Insights into Healthcare Provider Compensation Trends for 2024

March 4, 2024

Written by Ben Minnis, Tyler Navarro, and Anthony Domanico

With significant changes to the Medicare Physician Fee Schedule (MPFS) in recent years and an aging physician population leading to potentially significant shortages of over 100,000 physicians by 2030,1 how organizations recruit and retain these key healthcare providers continues to evolve and become more competitive. As we hit the midway point of 2024’s first quarter, VMG Health’s experts have identified important trends in physician enterprise strategy that will impact the physician landscape in 2024 and beyond.

Recruiting Is Becoming More Creative

In today’s competitive recruitment landscape, organizations are innovating their approaches to attract and retain top physician talent. Beyond traditional compensation packages, which still include higher pay and signing bonuses in specialties facing shortages, institutions are prioritizing lifestyle enhancements like flexible scheduling and remote work options. Institutions are also promoting several non-traditional benefits and enhancements that attract and retain physicians:

  1. Enhanced Benefits: Organizations are increasingly offering comprehensive health insurance coverage, retirement programs with generous employer contributions, childcare assistance, and wellness programs.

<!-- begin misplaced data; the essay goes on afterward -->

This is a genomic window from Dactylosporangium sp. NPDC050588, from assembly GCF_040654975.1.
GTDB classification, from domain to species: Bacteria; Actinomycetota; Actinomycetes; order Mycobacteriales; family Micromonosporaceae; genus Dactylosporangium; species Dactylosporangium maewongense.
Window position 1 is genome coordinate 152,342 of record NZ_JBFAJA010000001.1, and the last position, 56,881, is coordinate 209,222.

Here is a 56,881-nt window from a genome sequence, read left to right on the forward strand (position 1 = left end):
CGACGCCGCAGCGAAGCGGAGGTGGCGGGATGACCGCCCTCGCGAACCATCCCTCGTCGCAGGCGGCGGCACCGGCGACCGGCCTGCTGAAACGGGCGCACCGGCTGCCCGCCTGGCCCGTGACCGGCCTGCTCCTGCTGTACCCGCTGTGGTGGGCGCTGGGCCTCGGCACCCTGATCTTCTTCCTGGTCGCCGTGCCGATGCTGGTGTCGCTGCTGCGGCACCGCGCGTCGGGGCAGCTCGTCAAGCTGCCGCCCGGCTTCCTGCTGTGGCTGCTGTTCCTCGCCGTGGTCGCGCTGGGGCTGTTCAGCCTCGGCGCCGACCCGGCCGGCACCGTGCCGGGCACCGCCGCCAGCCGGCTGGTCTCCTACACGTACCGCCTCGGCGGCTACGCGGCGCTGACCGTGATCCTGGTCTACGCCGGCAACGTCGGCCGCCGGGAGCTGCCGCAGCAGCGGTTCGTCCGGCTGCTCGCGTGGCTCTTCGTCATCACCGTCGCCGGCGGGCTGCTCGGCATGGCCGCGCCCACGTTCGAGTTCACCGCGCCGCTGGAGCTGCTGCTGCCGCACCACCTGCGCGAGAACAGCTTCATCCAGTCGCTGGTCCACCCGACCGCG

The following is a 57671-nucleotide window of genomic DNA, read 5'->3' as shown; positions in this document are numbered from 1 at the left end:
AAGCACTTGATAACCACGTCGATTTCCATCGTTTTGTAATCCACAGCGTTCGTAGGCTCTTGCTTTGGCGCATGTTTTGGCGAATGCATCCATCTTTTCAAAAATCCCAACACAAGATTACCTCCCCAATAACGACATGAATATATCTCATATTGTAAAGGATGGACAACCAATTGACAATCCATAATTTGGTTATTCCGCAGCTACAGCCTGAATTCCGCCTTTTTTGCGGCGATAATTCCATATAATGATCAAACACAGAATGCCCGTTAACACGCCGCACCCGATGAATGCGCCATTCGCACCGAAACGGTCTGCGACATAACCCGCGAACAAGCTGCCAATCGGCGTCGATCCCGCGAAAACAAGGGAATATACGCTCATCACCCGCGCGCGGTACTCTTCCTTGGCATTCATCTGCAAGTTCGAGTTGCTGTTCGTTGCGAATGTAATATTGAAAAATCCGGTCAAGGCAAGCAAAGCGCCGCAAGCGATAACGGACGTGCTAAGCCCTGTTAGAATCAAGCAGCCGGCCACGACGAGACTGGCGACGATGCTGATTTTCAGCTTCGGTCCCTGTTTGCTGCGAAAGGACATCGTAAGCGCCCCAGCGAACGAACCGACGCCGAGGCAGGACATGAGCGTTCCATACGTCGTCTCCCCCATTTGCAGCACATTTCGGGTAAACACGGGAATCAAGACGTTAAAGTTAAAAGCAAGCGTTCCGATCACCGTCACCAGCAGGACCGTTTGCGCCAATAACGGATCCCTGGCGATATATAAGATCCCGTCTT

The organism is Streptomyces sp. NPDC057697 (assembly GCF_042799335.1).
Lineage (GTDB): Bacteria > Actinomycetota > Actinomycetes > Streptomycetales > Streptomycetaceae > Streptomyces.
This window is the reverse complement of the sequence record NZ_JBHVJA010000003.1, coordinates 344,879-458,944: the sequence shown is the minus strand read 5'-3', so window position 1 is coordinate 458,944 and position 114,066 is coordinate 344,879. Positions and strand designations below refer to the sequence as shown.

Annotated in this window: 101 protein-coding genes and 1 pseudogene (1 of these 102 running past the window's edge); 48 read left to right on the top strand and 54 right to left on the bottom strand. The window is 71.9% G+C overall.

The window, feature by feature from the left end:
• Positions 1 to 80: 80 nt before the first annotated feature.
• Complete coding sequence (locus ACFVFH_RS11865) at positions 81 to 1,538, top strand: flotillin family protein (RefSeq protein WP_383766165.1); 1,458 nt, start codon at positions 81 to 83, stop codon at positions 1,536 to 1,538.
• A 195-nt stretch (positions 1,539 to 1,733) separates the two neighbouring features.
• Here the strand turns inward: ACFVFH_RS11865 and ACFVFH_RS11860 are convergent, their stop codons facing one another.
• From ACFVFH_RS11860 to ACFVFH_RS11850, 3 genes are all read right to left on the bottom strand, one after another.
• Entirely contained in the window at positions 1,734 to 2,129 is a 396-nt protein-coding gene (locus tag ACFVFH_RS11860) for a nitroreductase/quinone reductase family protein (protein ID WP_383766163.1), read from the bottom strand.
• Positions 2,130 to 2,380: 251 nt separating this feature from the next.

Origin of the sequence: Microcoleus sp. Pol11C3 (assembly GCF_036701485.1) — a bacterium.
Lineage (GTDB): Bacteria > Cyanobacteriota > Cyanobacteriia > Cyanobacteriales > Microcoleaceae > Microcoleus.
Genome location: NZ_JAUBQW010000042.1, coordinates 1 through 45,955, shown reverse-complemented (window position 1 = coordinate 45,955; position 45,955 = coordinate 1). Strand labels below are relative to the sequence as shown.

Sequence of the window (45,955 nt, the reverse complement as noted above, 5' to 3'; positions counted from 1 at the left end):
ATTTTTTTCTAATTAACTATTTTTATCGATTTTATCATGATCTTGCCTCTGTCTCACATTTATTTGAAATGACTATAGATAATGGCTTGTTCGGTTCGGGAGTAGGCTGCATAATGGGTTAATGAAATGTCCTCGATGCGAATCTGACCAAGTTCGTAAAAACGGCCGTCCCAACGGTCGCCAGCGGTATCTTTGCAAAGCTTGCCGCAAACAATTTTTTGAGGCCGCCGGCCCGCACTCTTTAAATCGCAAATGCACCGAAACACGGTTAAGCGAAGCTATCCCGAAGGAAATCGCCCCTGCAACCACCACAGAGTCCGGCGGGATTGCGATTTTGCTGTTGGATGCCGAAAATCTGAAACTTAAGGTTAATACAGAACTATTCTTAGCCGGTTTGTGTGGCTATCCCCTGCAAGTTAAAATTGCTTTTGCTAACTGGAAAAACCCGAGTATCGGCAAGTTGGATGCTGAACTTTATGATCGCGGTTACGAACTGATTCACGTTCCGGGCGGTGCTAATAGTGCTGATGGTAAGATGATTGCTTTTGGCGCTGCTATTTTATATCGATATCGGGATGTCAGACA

2. Physician Leadership Development Programs: Making the transition from a seasoned physician to a physician leader can be challenging to say the least. Organizations that offer and advertise strong leadership education opportunities can set themselves apart.
  3. Broader Loan Forgiveness / Retention Programs: While student loan forgiveness is not a new concept, VMG Health is increasingly seeing loan forgiveness offered as an all-purpose incentive— to buy a house, send kids to college, etc. In other words, the terms are being offered regardless of a physician’s student loan status.
  4. Hard-to-Recruit Model Adjustments: Recruiting can often be a time-sensitive operation. Many organizations are starting to implement hard-to-recruit question rubrics that allow compensation models modest flexibility without triggering committee pathways that can belabor a recruitment effort and lead to one-off compensation models.
  5. Investing in Technology and Infrastructure: Physicians are well aware of the importance technology and infrastructure has to the success and performance of their practice. Organizations that promote and invest in electronic health record (EHR) advancements and medical infrastructure will be in a better position to recruit physicians going forward.

One-Size-Fits-All Models No Longer Work